Figure 1.

Map of plasmid pET28a (+)-PAW. Relevant characteristics: Kan, kanamycin-resistance gene; T7, T7 promoter; fusion gene, pyruvate decarboxylase gene and alcohol dehydrogenase gene from Zymomonas mobilis ZM4; atfA, wax ester synthase/acyl-CoA/diacylglycerol acyltransferase gene from Acinetobacter baylyi strain ADP1.

Biodiesel production in the LB medium with sugar and fatty acids

The recombinant strain was cultivated in LB medium with 2% glucose and 0·2% sodium oleate and resulted in significant FAEE and ethanol formation, which was confirmed by gas chromatography. Of the glucose, 32·8% was consumed in the growth phase before induction, while 66·5% of the glucose was consumed during the phase of biodiesel biosynthesis. A cell dry mass of 6·4 g l−1 was reached at the end of the cultivation (Fig. 2a). The maximum yield of ethanol reached 8·12 g l−1 (0·1 g l−1 h−1) in the medium at 84 h, and the highest yield of FAEEs, 1·81 g l−1 (0·08 g l−1 h−1), was obtained at 24 h (Fig. 2b). The cellular FAEE content, described as milligram of biodiesel amount/cell dry mass in percentage (Steinbuchel et al. 2006), reached up to 62% during cultivation (Fig. 2b). The conversion of the substrate, described as cell dry mass per milligram of glucose assumption in percentage, was 72%.

Figure 2.

Fermentation of the recombinant Escherichia coli pET28a (+)-PAW with glucose (a,b) and xylose (c,d), respectively. △, pH; ▲, OD600; ■, cell dry mass (g l−1); ●, fatty acid ethyl esters (FAEEs) (g l−1); ○, ethanol (g l−1); ▼, sugar concentration (g l−1).

The effect of xylose on FAEE production by the recombinant strain was also investigated by adding 2% xylose into the LB medium with 0·2% sodium oleate. The xylose concentration declined from 20 to 6·9 g l−1 over culturing (Fig. 2d), and the glucose as the sugar source in the medium exhibited a similar trend. Of the xylose, 12·9% was consumed before being induced, while 60·3% of the xylose was consumed during the phase of biodiesel biosynthesis. The rate of xylose utilization was 19·9% lower than that of glucose in the strain growth phase. The conversion of the substrate as xylose to cell dry mass was 44%. The maximum ethanol production with glucose as the carbon source was 2·18 times higher than that with xylose. However, the 2·79 g l−1 yield of FAEEs (0·06 g l−1 h−1) at 48 h with xylose as the sugar source was 1·54 times higher than the FAEE yield with glucose, and 3·4 g l−1 of the cell dry mass was detected at this time (Fig. 2c). The cellular FAEE content in the xylose medium could reach 82·2% during cultivation (Fig. 2d). An evident intracellular accumulation of lipid droplets could be clearly observed by TEM in the recombinant E. coli pET28a (+)-PAW cells after induction by 0·1 mmol l−1 IPTG under the xylose condition (Fig. S1a), while no lipid droplets were found in the cells that were not induced (Fig. S1b).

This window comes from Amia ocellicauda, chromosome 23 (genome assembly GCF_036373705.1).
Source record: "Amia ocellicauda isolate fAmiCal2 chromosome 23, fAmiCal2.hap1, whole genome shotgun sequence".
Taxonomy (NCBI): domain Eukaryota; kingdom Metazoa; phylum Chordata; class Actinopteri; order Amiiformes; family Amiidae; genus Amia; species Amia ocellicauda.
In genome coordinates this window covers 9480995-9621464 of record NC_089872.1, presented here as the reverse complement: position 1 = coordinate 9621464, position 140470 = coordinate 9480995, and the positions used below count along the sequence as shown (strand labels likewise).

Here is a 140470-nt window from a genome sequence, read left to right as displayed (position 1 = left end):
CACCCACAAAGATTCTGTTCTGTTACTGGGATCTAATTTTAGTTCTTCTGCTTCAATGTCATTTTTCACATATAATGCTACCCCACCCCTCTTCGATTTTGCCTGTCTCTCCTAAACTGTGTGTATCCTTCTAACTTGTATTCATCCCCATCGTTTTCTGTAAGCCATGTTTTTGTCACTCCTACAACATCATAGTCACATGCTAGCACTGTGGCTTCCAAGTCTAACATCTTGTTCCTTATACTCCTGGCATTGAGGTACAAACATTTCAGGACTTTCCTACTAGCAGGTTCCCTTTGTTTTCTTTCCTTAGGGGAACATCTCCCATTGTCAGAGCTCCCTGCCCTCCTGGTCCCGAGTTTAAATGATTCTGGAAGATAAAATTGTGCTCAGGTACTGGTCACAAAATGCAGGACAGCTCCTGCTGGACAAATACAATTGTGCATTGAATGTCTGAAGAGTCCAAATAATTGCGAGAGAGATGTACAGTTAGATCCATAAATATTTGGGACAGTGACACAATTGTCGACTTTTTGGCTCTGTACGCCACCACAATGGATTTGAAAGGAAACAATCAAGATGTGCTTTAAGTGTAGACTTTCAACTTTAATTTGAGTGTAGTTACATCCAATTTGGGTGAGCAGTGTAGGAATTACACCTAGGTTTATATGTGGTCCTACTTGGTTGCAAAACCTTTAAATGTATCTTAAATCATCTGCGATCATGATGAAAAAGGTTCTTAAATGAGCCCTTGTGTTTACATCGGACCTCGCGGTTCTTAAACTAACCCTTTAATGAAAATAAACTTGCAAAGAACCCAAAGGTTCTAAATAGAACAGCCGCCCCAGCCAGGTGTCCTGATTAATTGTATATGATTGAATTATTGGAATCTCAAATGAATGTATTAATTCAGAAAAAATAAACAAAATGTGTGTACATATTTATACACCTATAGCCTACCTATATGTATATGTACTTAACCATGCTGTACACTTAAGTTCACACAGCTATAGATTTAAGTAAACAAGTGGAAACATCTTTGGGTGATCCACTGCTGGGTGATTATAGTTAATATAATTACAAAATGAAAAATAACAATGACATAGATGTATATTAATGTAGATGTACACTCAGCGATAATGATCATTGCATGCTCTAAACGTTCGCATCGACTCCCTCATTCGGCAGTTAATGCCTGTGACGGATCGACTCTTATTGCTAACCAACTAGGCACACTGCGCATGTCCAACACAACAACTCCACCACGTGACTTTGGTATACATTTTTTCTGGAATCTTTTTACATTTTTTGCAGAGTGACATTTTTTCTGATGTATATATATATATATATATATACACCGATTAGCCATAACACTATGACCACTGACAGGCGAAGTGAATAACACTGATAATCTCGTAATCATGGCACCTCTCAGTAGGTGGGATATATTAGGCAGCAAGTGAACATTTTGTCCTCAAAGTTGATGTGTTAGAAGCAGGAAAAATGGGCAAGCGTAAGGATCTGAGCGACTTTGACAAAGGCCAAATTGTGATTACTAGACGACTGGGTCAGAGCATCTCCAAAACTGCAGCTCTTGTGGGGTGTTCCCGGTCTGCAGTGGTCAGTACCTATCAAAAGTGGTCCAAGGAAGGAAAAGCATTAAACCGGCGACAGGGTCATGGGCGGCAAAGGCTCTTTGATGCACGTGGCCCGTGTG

FAEE production using the rice straw hydrolysate as s a substitute for sugar source

A maximum FAEE yield of 0·27 g l−1 (0·01 g l−1 h−1) was obtained, while a cell dry mass of 7·4 g l−1 was accumulated by 48 h in the rice straw hydrolysate medium (Fig. 3a). The yield of FAEEs was much lower than the 1·81 g l−1 yield of FAEEs in the LB medium with glucose as the sugar source. The cellular FAEE content in the rice straw hydrolysate medium reached up to 3·7% during the cultivation. It is worth noting that the utilization ratio of total sugar was 93%. The time courses of cell growth and biodiesel accumulation in the recombinant strain are shown in Fig. 3a. From 0 to 18 h, the synthesis of biodiesel was barely detectable. Then, the yield of biodiesel increased quickly because of the utilization of the sugar source and fatty acids, for example, xylose, from 18 to 48 h. After this increase, a clear decline in biodiesel content was observed, whereas the biomass increased continuously. To obtain a better understanding of the sugar utilization during the fermentation process, the sugar composition in the hydrolysate was analysed by HPLC (Fig. 3b). In addition to xylose and glucose, there were different kinds and varying amounts of other sugar sources in the rice straw hydrolysate, such as mannose, galactose, rhamnose and arabinose, which could explain why the total sugar concentration (10·93 g l−1) was higher than the concentration of xylose plus glucose (4·71 g l−1). The glucose residue was only 1·4%, compared to the 41·7% xylose residue during the growth phase. Furthermore, the utilization of xylose (98·1%) was significantly faster than that of glucose (77·5%) during the FAEE production phase.

Figure 3.

Fermentation of the recombinant Escherichia coli pET28a (+)-PAW in rice straw hydrolysate medium. △, pH; ●, cell dry mass (g l−1); ○, fatty acid ethyl esters (FAEEs) (g l−1); ◆, FAEEs content (%); ▲, xylose concentration (g l−1); ▼, glucose concentration (g l−1); ■, sugar concentration (g l−1).

FAEE production using the restaurant oil waste as a substitute for fatty acids